Red Crinoline

A poem by Lana Bella

bonsai-1199826

an early winter cracks through
this late autumn
with a new leaf of dew,
I watch the woodpeckers pecking
my miniature bonsai queue
with long, chisel-shaped beaks—
all at once,
shivering and pendulous,
a liquid dream of red crinoline spills
from my heart to hands,

its face floats before me then,
quite naked in the way that seems
inexplicably insolent,
stumbling back,
I pour myself out of the gray
floating looking glass,
still, a subconscious summons forward
the coarse, laconic veils of childhood’s fear—

inelegant fringe over my eyes is my own hand,
red threads coast down
the hip bones
where the underside of the dark cloth
effuses a spice of clover
and sears hemoglobin,
even so, I imagine my flesh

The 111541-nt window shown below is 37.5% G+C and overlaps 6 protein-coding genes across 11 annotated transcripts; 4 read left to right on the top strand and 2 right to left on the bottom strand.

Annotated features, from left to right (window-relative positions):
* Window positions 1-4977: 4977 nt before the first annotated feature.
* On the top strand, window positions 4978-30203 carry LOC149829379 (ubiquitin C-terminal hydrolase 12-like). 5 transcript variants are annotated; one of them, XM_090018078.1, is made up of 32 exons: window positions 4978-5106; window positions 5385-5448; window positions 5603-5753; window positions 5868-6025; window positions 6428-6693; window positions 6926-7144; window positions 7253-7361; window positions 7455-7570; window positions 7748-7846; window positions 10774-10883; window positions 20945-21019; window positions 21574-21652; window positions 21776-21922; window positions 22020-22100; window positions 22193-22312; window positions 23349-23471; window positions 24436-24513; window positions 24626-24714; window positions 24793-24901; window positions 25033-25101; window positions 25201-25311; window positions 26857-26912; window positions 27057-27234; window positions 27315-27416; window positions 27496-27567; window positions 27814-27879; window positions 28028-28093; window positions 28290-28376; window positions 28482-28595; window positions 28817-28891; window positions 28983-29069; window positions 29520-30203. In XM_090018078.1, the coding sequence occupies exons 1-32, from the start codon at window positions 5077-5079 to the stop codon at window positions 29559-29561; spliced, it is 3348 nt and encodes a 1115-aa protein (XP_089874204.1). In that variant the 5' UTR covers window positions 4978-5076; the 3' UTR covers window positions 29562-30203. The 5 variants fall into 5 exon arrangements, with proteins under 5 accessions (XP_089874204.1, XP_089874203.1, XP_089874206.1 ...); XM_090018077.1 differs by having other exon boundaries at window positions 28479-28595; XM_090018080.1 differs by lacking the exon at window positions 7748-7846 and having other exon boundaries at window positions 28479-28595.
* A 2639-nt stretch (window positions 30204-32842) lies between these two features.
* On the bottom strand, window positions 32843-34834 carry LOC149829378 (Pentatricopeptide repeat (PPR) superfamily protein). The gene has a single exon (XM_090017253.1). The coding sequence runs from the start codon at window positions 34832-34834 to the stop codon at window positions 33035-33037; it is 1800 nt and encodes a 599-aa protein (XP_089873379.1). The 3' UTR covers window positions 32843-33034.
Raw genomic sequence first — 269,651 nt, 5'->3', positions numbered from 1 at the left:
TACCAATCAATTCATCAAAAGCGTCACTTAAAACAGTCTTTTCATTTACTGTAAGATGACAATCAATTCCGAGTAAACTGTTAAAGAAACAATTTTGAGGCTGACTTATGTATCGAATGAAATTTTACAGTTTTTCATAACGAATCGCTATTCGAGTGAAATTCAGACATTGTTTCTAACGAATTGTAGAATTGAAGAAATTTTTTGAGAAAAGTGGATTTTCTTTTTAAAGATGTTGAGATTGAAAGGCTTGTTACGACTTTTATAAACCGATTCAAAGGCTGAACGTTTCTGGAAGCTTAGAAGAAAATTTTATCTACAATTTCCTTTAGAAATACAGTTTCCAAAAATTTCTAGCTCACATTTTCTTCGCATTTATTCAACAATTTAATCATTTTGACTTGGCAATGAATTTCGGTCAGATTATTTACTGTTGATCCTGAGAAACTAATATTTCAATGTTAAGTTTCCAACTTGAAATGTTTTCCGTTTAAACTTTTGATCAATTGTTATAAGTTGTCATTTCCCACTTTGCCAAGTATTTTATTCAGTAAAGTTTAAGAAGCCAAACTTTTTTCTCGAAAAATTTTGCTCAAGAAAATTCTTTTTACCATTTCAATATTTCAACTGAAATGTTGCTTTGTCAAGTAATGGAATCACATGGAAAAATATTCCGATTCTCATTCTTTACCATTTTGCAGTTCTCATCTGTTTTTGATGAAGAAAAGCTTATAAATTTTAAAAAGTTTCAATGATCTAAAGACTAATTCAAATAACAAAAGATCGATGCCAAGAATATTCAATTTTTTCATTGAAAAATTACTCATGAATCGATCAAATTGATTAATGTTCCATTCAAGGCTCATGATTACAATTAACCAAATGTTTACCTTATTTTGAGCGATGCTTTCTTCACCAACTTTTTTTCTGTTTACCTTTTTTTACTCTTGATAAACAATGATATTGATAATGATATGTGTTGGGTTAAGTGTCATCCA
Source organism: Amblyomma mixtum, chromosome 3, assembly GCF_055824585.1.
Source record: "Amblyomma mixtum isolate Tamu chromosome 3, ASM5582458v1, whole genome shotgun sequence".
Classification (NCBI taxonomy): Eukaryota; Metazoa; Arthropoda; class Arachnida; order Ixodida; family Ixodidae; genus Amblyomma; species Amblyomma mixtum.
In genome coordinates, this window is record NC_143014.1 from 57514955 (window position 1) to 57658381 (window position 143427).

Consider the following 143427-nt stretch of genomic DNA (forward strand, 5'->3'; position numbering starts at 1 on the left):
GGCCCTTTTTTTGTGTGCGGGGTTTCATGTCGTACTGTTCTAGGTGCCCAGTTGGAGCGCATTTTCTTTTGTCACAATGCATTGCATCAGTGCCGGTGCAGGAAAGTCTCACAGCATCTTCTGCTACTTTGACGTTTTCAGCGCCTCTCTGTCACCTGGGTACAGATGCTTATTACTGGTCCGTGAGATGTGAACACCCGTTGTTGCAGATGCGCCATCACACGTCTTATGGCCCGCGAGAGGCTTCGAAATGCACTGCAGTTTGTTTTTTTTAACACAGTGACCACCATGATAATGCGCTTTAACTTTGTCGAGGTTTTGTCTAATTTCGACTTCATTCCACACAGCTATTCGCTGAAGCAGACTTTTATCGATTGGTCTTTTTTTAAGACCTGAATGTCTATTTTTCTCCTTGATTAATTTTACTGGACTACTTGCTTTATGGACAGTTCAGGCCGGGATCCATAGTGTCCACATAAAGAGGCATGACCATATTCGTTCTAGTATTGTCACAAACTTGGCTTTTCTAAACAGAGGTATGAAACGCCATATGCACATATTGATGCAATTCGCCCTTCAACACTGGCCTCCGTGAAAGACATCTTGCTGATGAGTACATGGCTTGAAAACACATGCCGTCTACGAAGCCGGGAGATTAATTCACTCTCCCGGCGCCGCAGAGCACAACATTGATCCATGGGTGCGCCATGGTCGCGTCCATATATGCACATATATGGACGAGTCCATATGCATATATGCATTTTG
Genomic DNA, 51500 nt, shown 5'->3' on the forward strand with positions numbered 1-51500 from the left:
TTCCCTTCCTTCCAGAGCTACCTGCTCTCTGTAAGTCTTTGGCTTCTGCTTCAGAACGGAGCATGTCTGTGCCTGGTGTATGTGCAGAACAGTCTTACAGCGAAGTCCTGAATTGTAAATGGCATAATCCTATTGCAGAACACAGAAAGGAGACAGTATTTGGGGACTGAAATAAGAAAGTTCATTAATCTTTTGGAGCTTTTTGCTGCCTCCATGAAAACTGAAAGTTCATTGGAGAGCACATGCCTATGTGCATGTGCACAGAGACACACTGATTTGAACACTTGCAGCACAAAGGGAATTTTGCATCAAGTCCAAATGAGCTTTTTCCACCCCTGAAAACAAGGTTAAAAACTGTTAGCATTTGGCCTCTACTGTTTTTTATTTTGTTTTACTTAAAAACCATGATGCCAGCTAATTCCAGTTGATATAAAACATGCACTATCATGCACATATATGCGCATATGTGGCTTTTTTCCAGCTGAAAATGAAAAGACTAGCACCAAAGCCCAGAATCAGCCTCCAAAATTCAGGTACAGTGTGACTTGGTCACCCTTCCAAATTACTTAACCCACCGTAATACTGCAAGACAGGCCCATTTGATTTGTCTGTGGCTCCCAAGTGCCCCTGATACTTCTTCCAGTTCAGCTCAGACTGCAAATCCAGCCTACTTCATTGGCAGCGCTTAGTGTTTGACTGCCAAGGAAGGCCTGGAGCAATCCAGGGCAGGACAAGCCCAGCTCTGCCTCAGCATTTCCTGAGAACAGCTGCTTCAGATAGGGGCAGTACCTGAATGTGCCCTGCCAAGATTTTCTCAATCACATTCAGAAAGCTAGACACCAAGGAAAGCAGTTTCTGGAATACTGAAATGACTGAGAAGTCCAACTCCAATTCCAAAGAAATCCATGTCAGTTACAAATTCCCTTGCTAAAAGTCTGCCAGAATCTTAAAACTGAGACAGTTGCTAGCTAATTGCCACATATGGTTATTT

leavening above its entropic wingspan,
then drawing deeper
into the history where my body
remembers what to do


A Pushcart nominee, Lana Bella has work of poetry and fiction published and forthcoming with over 130 journals, including a chapbook with Crisis Chronicles Press (Spring 2016), Ann Arbor Review, Chiron Review, Coe Review, Harbinger Asylum, Literary Orphans, Poetry Salzburg Review, Poetry Quarterly, QLRS (Singapore), Sein Und Werden (UK), White Rabbit (Chile) and elsewhere, among others. She divides her time between the US and the coastal town of Nha Trang, Vietnam, where she is a wife of a talking-wonder novelist, and a mom of two far-too-clever, frolicsome imps.

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